Views / Opinion

Jasmine Kabatay: Dystopian novel confronts Canada's uncomfortable past

The Marrow Thieves lifts Indigenous youth up with a story about them as heroes, while also educating non-Indigenous readers about the truth of Canada’s history.

Cherie Dimaline's The Marrow Thieves can help readers face some uncomfortable truths through a fictional story, writes Jasmine Kabatay.

Torstar News Serivce

Cherie Dimaline's The Marrow Thieves can help readers face some uncomfortable truths through a fictional story, writes Jasmine Kabatay.

Cherie Dimaline’s book, The Marrow Thieves, hits a lot of things I like when escaping reality for a bit — dystopian worlds, hope, survival.

When I read science fiction I try to go inside the mind of the author to decipher how and why they made their world. But Dimaline doesn’t hide her inspiration; as she told the CBC, she just looked back through Canadian history and moved it to the future.

The award-winning book is set in a future ravaged by global warming, where non-Indigenous people have lost the ability to dream, leading to madness. The only way to cure it is to eat the bone marrow of Indigenous Peoples, who are harvested in factories.

It’s quite imaginative and extra grim. But when you look at the history of residential schools and the treatment of Indigenous Peoples past and present, it’s not difficult to see how the past laid the groundwork for this novel.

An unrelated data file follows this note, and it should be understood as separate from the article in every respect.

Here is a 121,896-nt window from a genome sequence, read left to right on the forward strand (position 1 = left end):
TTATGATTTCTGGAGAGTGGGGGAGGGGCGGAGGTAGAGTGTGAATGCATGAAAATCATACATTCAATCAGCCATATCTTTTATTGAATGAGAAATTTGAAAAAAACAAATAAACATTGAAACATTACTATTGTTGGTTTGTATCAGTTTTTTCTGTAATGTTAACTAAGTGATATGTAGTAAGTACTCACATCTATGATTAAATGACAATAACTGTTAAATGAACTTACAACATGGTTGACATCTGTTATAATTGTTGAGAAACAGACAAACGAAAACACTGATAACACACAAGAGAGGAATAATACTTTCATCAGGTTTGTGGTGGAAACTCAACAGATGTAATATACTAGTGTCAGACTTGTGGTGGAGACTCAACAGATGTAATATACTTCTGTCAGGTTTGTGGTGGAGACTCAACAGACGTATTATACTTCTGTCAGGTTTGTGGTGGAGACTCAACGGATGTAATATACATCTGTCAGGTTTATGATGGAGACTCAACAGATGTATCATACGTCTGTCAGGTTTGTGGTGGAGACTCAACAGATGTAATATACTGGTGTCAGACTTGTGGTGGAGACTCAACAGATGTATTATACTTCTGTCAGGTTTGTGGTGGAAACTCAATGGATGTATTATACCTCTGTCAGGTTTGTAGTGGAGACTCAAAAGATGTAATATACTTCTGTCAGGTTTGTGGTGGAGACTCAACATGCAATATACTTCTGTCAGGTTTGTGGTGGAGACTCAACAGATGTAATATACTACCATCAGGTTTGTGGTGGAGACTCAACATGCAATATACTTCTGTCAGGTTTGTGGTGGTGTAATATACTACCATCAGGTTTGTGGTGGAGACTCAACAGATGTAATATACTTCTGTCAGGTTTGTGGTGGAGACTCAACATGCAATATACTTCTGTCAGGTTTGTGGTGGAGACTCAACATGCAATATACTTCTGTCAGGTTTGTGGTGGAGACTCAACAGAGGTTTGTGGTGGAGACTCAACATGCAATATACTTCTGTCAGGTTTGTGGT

And though it was born of a dark past (and present) the book has hopeful aims.

The young adult novel was written with Indigenous youth in mind, a group dealing with a suicide epidemic, as Dimaline told Torstar News Service in November when she won the Governor General’s Literary Award.

She wanted Indigenous youth to read a book where “they literally see themselves in the future, and not just surviving but being the heroes and being the answer.”

The book also does double duty: lifting Indigenous youth up with a story about them being the heroes, while educating non-Indigenous readers about the truth of Canada’s past in a way that’s different and interesting.

For non-Indigenous readers, Dimaline told Torstar she wanted them to “walk beside (the Indigenous characters) through hardships” and to foster a tie to Indigenous communities.

“These are our future leaders, so when they’re sitting at the negotiating table for the government or developing policies, or deciding whether or not to do business with First Nations communities, then maybe this will be one of the stories that influences their opinion of Indigenous people,” she said.

Dimaline’s novel and its acclaim also highlights how important it is to have an Indigenous writer telling these kinds of stories, especially in a genre like sci-fi where Indigenous Peoples are often seen as beings of the past, not the current or future.

If you’re looking to sit back and enjoy a refreshing sci-fi novel, I recommend this one. From its parallels between the past Canadian horrors to present, it can help readers face some uncomfortable truths through a fictional story.

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